Art by Ron Bucalo
by Doug Allyn
Screw the railrode pigs!
Ricardo Ramos, a.k.a. Ricky Rattle-can, took a step back to admire his handiwork. Freakin’ magnifico! The tag line he’d sprayed on the tanker car in neon green italics screamed its rage in streetwise style. Slick shading, phat calligraphy. Okay, okay, maybe the railroad misspell was a little bit over the top—
“Freeze, you little bastard! Right there! Drop that paint can!”
Ricky whirled to face the two security cops who were shouting at him, and coolly gauged the distance between them. They were at least a hundred yards down the tracks and one of ’em was fat as a hog. They might as well be in freakin’ Australia. No way they could run down the Rickster.
Taking his sweet time, Ricky recapped his rattle can, slid it into his shoulder bag, and took a deep breath—then he flipped the two bulls the finger and took off like a shot.
Sprinting down the line of tank cars, he counted them silently as he ran—two—three—four—
At the fifth car he ducked between, flattening himself in the shadows, but still counting, giving the yard guards ten seconds to cross over—then he poked his head out again—
Damn it! They hadn’t fallen for it! Only the fat cop had crossed the tracks. The younger one was still coming on hard, and he’d gained a good thirty yards.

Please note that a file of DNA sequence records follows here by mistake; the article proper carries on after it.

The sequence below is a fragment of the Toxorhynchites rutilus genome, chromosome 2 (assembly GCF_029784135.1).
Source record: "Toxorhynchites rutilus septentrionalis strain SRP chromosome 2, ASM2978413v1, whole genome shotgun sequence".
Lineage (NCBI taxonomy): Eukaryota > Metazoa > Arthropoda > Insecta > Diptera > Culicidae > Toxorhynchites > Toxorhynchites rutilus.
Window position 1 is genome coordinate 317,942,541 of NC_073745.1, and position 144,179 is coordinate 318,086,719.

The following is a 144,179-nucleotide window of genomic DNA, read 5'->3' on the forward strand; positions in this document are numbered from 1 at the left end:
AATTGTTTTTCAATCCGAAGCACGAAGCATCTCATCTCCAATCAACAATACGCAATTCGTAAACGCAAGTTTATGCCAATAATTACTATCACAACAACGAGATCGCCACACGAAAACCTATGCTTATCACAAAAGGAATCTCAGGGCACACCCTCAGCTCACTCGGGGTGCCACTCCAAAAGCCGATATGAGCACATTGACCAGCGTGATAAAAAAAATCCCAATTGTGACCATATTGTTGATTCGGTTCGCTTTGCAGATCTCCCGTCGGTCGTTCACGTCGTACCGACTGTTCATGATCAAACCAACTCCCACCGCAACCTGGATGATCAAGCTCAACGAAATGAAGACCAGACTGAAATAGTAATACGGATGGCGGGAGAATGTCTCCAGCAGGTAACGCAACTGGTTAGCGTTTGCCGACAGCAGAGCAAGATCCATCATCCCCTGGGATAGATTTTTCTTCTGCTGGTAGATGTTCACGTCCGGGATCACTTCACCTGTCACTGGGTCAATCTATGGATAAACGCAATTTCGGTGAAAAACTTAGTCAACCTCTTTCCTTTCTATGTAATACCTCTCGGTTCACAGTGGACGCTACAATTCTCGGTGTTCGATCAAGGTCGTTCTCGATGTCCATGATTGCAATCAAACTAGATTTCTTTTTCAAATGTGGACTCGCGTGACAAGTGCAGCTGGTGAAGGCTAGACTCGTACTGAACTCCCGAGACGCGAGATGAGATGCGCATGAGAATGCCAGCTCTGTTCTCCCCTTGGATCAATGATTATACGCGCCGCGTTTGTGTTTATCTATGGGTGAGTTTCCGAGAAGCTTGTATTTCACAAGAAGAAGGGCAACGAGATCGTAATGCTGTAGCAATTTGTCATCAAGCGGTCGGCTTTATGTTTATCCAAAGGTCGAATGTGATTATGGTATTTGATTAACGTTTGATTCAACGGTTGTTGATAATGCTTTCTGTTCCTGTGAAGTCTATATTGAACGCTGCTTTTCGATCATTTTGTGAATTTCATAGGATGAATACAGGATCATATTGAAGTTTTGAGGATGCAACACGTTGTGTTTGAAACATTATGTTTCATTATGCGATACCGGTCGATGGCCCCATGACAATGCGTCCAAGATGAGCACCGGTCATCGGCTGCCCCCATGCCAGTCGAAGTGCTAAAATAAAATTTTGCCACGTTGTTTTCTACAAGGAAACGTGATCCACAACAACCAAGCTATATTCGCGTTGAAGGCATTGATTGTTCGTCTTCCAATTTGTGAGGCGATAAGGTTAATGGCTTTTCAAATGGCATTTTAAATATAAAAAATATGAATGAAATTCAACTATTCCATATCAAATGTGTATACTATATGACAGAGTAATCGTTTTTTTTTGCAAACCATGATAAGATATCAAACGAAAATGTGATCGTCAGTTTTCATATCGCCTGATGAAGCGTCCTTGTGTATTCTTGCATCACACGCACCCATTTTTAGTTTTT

“Stop where you are, you little prick!”
Whoa! The pig was not only big, he was fast, and seriously ticked off now. No more games. Ricky had to drop the hammer and outrun this cracker bastard.
Breaking into the open, he made a beeline straight towards a tear in the chain-link fencing that surrounded the rail yard. If he could get off D & E property, the yard bulls couldn’t touch him. Their jurisdiction ended at the fence.
Ducking out through the torn linkage, Ricky high-stepped through the tangled undergrowth, following a nearly invisible path he could run blindfolded. Once he hit the street, he slowed to a saunter, knowing he was home free. No traffic this late. He trotted across the side street, then ducked behind a Jag sedan to check his back trail. The Jag was the only sweet ride in the Motel 6 parking lot. Looked almost new, perfect for a quick tag—
But when he glanced around—? What the hell? The rat-bastard cop was still coming, cursing as he bulled his way through the underbrush. He looked meaner than most security hacks, and clearly didn’t give a damn that he was off railroad property now.
He was steamed, and looking to kick some ass. Ricky needed to ditch him quick.
Sprinting across the motel parking lot, Ricky charged up the back stairway to the second-floor balcony. He knew the layout well. This close to the tracks, the management usually left a room or two unlocked so junkies looking to crash wouldn’t kick in the doors. One open door was all he needed—but he couldn’t find one! Every knob he tried—locked, locked, goddammit! READ MORE
Art by Laurie Harden
by Marjorie Eccles